[T]he ownership, maintenance or use of locations for garage business and that portion of the roads or other accesses that adjoin these locations. “Garage operations” includes the ownership, maintenance or use of the “autos” indicated in SECTION I of this Coverage Form as covered “autos.” “Garage operations” also includes all operations necessary or incidental to a garage business.

Defendant Weaver argues that his actions to recover the Camaro were necessary to the business of the Garage and that he could not afford the lost profits from stolen property. Defendants further contend that under the policy, a finding that an employee was within the scope of his employment at the time of the accident requires that the employee was engaged in garage operations as defined by the policy. Thus, as a result, the actions taken to retrieve Grice's Camaro were “necessary or incidental to garage business.”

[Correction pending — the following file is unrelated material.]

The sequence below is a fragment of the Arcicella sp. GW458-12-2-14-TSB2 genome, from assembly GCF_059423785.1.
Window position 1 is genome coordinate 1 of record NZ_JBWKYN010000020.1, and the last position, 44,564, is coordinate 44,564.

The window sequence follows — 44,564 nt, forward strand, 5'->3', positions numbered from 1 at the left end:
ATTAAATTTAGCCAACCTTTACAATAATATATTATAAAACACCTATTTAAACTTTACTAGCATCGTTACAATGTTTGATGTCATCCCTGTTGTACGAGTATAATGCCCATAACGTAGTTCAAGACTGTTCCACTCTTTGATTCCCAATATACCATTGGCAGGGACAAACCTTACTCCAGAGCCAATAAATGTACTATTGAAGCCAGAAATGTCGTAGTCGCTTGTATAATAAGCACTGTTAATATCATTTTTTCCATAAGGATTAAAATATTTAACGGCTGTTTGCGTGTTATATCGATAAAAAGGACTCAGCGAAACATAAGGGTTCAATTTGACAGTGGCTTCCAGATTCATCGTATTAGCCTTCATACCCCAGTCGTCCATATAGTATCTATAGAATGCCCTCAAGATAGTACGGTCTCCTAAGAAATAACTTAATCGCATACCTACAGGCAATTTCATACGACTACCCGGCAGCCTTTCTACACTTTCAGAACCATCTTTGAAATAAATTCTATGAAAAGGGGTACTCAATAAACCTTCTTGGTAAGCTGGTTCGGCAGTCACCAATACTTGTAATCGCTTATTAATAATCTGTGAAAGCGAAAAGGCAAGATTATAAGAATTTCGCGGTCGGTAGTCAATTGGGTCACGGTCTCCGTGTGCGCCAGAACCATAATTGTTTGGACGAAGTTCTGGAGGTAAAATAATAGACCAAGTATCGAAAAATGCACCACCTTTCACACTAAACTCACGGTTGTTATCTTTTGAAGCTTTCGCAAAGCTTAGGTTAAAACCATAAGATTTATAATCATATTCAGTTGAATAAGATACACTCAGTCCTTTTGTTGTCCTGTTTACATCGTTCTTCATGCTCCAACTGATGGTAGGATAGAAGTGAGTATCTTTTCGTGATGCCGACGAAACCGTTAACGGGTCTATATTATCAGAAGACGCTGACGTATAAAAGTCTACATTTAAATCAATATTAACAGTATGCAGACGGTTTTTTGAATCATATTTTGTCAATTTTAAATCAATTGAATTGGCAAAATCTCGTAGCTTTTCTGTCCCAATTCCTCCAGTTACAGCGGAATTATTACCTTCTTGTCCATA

We first look to see if the actions of defendant Weaver in attempting to retrieve the Camaro were “necessary” to the operations of the Garage. “Necessary” has been defined by our Supreme Court as a thing that is “indispensable to some purpose; something that one cannot do without; a requisite, an essential.” Pierson v. Insurance Co., 249 N.C. 580, 583, 107 S.E.2d 137, 139 (1959)(quoting Storm v. Wrightsville Beach, 189 N.C. 679, 128 S.E. 17, 18 (1925)). Defendant Weaver had a valid possessory lien on the Camaro pursuant to N.C. Gen. Stat. § 44A-2(d)(Cum. Supp. 1998) since Grice owed the repair bill. Defendant Weaver continued to have a valid possessory lien on the Camaro since he did not voluntarily relinquish possession of the Camaro. See N.C. Gen. Stat. § 44A-3 (1995). However, N.C. Gen. Stat. § 44A- 6.1(a)(1995) addresses steps to be taken by a lienor where possession of a vehicle was not voluntarily released:
        When a lienor involuntarily relinquishes possession of the property and the property upon which the lien is claimed is a motor vehicle or vessel, the lienor may institute an action to regain possession of the motor vehicle or vessel in small claims court any time following the lienor's involuntary loss of possession and following maturity of the obligation to pay charges.